aah-e sa;har ne shorish-e dil ko mi;Taa diyaa
us baad ne hame;N to diyaa saa bujhaa diyaa

1) the sigh of the dawn erased the tumult of the heart
2) that breeze extinguished us, like a lamp



S. R. Faruqi:

In this 'ground' Jur'at too has composed a good ghazal. But since his mind is, in comparison to Mir's, very small, he contented himself with very obvious themes. Thus his opening-verse is:

kaisaa payaam aa ke yih tuu ne .sabaa diyaa
mi;sl-e chiraa;G-e .sub;h jo dil ko bujha diyaa

[what sort of a message is this, Breeze, that you brought and gave me,
that, like a lamp at dawn, extinguished the heart?]

The wordplay of diyaa and chiraa;G , and the affinity of .sabaa and chiraa;G-e .sub;h , are present in Jur'at's verse, but Mir has notably taken additional advantage of all this wordplay. The speaker kept lamenting all night, but nothing happened. The Lord knows what kind of cruelty the sighs of the dawn committed, that not even the burning of the heart remained. It seems that we were a lamp, and to burn all night was the extent of our capability.

But in diyaa saa bujhaa there's also the implication that life was finished off. The burning of the heart was finished off because the enthusiasm of passion no longer remained, perhaps because life itself no longer remained. In the light of this second meaning, staying awake lamenting all night means lamenting for one's whole life, and 'the sigh of dawn' can also mean the sorrow of the final time.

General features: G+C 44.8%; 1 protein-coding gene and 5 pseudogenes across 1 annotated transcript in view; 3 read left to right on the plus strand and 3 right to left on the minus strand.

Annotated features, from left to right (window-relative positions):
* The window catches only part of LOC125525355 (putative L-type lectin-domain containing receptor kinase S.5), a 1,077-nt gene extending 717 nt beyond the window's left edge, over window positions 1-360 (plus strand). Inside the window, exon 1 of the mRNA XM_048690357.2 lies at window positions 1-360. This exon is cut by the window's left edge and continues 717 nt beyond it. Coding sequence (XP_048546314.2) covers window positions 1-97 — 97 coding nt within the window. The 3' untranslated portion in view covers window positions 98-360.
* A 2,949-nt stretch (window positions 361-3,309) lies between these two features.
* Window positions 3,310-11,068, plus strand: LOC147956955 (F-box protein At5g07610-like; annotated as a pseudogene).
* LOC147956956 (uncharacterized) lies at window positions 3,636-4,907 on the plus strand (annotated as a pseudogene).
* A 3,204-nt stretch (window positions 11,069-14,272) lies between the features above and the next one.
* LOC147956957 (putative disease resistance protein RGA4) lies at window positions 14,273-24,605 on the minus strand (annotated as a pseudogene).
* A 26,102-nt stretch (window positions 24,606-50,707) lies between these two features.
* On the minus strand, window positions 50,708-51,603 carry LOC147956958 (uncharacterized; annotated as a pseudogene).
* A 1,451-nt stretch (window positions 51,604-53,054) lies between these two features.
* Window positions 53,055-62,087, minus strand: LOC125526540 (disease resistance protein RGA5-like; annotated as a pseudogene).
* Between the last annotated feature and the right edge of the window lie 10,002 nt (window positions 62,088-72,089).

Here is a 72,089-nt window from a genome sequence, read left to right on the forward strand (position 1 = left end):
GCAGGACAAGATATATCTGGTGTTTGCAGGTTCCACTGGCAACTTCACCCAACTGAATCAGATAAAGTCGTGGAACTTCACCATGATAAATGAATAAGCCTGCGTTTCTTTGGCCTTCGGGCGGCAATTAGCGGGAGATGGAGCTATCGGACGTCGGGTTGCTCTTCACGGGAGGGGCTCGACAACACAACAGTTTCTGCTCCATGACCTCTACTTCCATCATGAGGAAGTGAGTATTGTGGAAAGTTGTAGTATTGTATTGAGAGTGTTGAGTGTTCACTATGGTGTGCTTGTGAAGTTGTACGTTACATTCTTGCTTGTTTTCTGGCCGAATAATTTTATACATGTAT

By giving for 'the sigh of dawn' the simile of the breeze, there's a double meaningfulness in calling himself a 'lamp', because a lamp is extinguished at dawn; while in Jur'at's verse, there's only a single affinity. In diyaa saa bujhaa diyaa , the repetition of diyaa gives pleasure.



Since this is an opening-verse and the refrain is diyaa , there have to be two occurrences of diyaa in the verse. But in fact there are three. SRF points out the enjoyableness of diyaa saa bujhaa diyaa . The ear hears the repetition of identical sounds, which are made nicely rhythmic by the meter. And simultaneously the mind hears or 'reads' the two diyaa occurrences in the second line so differently that their repetitive sound effects hardly even register.

Mir surely started out by playing with the double possibilities of diyaa . But then the verse goes far beyond the mere aural cleverness of that idea, and creates a depth and subtlety that SRF well explicates. The explicit equation of 'the sigh of the dawn' in the first line and 'that breeze' (or 'this breeze'; it hardly matters which one we read) in the second line, suggests a similar parallelism between 'tumult of the heart' in the first line and 'us' in the second line. Thus it seems that the speaker's whole essence is the 'tumult of the heart'; it can't be ended until his life is over, and the moment it's ended his life is over too.